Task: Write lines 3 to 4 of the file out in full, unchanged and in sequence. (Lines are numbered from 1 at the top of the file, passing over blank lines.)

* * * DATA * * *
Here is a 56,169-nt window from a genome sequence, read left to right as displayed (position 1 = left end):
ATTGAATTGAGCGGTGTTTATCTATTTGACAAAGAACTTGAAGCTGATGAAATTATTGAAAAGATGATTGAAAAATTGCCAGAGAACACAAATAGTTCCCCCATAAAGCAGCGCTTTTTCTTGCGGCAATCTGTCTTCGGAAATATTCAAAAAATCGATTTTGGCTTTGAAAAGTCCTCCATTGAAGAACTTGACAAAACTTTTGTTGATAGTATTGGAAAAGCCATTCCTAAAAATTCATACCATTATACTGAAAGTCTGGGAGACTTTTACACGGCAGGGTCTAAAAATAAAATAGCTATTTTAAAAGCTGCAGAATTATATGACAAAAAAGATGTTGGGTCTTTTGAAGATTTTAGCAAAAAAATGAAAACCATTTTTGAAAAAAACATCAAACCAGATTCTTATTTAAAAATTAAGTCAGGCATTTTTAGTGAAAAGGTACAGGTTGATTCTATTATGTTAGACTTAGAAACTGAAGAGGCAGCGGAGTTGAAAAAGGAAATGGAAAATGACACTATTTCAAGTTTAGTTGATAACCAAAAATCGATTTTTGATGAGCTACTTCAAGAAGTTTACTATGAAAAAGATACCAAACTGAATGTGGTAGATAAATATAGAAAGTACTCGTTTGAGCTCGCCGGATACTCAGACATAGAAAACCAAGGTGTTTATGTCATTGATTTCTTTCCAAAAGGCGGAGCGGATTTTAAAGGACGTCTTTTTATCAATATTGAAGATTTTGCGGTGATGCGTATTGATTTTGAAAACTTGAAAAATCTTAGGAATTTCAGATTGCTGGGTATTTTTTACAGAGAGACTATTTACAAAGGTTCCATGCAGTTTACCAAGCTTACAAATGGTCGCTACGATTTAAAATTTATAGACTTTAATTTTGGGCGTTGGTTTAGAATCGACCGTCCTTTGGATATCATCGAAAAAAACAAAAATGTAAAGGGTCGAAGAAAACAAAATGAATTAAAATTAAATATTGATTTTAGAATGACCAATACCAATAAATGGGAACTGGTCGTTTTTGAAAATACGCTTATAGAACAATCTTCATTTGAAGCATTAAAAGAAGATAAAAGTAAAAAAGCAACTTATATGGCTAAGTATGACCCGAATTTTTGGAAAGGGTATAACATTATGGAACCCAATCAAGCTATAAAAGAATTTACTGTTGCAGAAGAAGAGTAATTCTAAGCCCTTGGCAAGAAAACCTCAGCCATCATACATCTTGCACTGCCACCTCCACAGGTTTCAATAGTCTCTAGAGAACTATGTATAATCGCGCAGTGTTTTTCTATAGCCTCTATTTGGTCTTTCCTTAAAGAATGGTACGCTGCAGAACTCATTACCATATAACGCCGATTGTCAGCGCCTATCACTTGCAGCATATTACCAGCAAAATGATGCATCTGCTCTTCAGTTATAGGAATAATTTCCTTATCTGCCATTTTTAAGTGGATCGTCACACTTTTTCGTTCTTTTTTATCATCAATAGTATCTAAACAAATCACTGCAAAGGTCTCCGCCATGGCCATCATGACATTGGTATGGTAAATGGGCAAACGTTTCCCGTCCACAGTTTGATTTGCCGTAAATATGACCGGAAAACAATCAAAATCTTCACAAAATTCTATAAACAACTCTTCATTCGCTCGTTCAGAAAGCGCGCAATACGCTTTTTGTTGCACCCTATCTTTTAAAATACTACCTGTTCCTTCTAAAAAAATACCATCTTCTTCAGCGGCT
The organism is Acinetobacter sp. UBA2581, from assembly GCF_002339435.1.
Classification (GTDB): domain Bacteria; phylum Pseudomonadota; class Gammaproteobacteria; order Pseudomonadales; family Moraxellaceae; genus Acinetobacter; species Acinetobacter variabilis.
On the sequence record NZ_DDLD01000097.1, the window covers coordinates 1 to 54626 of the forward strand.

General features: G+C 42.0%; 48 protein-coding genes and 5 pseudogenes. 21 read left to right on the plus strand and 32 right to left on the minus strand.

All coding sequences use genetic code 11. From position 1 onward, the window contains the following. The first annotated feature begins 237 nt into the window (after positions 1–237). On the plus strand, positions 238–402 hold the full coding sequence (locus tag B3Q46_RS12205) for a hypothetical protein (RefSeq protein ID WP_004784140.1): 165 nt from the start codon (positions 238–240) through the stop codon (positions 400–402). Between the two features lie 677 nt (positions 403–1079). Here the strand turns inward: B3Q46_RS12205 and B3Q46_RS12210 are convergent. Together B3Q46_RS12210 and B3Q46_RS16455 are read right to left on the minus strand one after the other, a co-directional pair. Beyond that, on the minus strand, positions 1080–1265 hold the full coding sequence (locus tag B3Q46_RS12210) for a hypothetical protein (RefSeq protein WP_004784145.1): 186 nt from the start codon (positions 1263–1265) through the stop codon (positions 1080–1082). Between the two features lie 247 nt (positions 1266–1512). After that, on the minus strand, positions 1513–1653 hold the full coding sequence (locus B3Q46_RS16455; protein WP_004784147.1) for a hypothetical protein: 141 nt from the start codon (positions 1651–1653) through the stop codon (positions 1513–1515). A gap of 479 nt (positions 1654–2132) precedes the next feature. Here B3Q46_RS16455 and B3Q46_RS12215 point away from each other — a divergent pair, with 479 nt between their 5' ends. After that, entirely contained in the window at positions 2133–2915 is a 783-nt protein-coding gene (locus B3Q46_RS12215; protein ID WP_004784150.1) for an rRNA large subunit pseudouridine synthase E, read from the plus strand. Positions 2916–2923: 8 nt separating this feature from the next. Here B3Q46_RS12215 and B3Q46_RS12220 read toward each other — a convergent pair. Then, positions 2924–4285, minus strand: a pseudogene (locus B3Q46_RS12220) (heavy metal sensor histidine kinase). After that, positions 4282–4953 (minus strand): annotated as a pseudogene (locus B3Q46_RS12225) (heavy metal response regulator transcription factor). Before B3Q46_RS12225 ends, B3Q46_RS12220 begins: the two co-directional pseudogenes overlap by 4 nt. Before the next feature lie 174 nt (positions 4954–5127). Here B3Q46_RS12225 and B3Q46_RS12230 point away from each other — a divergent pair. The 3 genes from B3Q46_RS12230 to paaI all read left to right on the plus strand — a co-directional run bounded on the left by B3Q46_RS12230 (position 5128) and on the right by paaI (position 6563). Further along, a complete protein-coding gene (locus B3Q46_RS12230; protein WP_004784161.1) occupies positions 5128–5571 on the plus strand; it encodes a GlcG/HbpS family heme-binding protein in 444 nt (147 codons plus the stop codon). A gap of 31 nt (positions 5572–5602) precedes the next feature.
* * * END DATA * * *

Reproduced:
The organism is Acinetobacter sp. UBA2581, from assembly GCF_002339435.1.
Classification (GTDB): domain Bacteria; phylum Pseudomonadota; class Gammaproteobacteria; order Pseudomonadales; family Moraxellaceae; genus Acinetobacter; species Acinetobacter variabilis.